Science of Seeing and Believing wins young people's book prize

Science of Seeing and Believing wins young people's book prize

Eye Benders: The Science of Seeing and Believing by Clive Gifford (Ivy) has won the Royal Society Young People’s Book Prize 2014.

The book, written with consultant Anil Seth and which was described by the judging panel as “both fascinating and fun”, explains how the science of optical illusions works.
The prize awards the book that best communications science to young people, and aims to inspire young people to read about science.

The winner was chosen by groups of young people in judging panels across the UK, with the shortlist chosen by a panel of scientists and experts.

The judges said: “Warning: this book will try to trick you! It is full of optical illusions you can try for yourself, and we love how interactive this is. What this book does really well is explain each trick of the eye through the science behind it. Both fascinating and fun.”

Professor James Hough, chairman of the judging panel and associate director of the Institute for Gravitational Research, Glasgow University, said: “Chairing the shortlisting committee for the Young Peoples Book Prize was a real educational adventure, making me wish I was young again. There was a remarkable range of really attractive books covering the majority of the sciences, medicine and mathematics suitable for children over a wide age range, and deciding between them was quite a challenge.”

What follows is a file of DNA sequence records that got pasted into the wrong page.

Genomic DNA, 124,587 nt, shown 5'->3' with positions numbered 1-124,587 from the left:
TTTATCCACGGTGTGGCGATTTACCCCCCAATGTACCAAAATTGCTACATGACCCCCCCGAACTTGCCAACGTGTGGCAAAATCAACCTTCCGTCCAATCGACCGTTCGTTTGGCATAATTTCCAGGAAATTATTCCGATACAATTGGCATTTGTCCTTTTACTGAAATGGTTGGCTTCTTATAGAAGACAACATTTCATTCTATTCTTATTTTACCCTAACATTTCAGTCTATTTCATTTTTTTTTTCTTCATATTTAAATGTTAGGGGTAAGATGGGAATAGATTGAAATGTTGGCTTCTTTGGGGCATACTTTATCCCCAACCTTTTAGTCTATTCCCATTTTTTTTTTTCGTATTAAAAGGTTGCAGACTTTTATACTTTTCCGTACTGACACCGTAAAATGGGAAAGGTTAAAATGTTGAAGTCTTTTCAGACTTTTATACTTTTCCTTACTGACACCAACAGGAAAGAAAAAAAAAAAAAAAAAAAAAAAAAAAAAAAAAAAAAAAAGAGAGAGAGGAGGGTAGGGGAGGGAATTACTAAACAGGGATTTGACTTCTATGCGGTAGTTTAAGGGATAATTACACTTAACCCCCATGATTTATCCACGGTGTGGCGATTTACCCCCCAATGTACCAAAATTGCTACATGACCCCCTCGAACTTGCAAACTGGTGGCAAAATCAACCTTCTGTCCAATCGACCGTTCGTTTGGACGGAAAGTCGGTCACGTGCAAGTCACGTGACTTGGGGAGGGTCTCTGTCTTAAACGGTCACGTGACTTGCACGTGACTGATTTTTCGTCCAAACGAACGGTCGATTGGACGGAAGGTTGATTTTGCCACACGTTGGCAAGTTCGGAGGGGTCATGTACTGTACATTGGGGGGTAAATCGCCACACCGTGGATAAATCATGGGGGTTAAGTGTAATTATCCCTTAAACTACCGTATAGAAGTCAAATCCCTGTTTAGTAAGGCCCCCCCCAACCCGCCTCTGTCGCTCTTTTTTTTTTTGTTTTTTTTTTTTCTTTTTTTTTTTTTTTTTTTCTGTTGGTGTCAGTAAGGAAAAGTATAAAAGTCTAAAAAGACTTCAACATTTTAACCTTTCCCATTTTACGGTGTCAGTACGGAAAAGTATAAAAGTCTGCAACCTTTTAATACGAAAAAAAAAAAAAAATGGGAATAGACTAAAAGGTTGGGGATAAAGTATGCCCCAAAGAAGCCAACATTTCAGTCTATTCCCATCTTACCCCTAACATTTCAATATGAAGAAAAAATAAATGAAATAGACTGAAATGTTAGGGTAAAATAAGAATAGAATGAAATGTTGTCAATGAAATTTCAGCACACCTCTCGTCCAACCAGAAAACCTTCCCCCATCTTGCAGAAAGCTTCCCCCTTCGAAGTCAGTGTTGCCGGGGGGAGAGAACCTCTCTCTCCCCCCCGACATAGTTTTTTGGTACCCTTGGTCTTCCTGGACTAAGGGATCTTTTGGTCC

The shortlisted books were What makes you YOU? by Gill Arbuthnott (A&C Black); How Animals Live by Christiane Dorion (Templar Publishing); We've Got Your Number by Mukul Patel (Kingfisher); The Usborne Big Book of Stars and Planets by Emily Bone (Usborne); and Lift-the-Flap Questions and Answers about Your Body by Katie Daynes (Usborne).